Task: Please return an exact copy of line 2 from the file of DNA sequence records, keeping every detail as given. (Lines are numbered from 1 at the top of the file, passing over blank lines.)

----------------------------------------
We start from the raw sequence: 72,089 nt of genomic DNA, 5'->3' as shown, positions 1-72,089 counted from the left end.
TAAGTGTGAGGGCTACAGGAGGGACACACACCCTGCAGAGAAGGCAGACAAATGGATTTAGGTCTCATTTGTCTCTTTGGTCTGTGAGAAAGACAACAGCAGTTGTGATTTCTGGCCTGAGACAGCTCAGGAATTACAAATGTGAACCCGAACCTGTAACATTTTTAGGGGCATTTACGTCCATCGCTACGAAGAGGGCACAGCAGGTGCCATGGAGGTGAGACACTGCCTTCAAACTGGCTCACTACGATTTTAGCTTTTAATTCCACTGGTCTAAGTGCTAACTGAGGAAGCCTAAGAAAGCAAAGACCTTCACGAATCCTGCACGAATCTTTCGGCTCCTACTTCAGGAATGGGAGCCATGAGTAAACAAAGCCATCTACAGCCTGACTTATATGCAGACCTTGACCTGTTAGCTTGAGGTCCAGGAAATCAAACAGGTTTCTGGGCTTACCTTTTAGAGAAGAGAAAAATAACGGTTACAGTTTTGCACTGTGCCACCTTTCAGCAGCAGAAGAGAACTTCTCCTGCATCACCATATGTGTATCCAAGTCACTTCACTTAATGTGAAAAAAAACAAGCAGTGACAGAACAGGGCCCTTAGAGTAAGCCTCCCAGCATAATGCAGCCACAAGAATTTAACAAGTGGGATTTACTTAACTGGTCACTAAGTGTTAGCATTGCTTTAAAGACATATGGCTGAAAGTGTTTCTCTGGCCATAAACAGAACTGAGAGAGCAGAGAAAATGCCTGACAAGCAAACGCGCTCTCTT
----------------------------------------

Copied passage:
TAAGTGTGAGGGCTACAGGAGGGACACACACCCTGCAGAGAAGGCAGACAAATGGATTTAGGTCTCATTTGTCTCTTTGGTCTGTGAGAAAGACAACAGCAGTTGTGATTTCTGGCCTGAGACAGCTCAGGAATTACAAATGTGAACCCGAACCTGTAACATTTTTAGGGGCATTTACGTCCATCGCTACGAAGAGGGCACAGCAGGTGCCATGGAGGTGAGACACTGCCTTCAAACTGGCTCACTACGATTTTAGCTTTTAATTCCACTGGTCTAAGTGCTAACTGAGGAAGCCTAAGAAAGCAAAGACCTTCACGAATCCTGCACGAATCTTTCGGCTCCTACTTCAGGAATGGGAGCCATGAGTAAACAAAGCCATCTACAGCCTGACTTATATGCAGACCTTGACCTGTTAGCTTGAGGTCCAGGAAATCAAACAGGTTTCTGGGCTTACCTTTTAGAGAAGAGAAAAATAACGGTTACAGTTTTGCACTGTGCCACCTTTCAGCAGCAGAAGAGAACTTCTCCTGCATCACCATATGTGTATCCAAGTCACTTCACTTAATGTGAAAAAAAACAAGCAGTGACAGAACAGGGCCCTTAGAGTAAGCCTCCCAGCATAATGCAGCCACAAGAATTTAACAAGTGGGATTTACTTAACTGGTCACTAAGTGTTAGCATTGCTTTAAAGACATATGGCTGAAAGTGTTTCTCTGGCCATAAACAGAACTGAGAGAGCAGAGAAAATGCCTGACAAGCAAACGCGCTCTCTT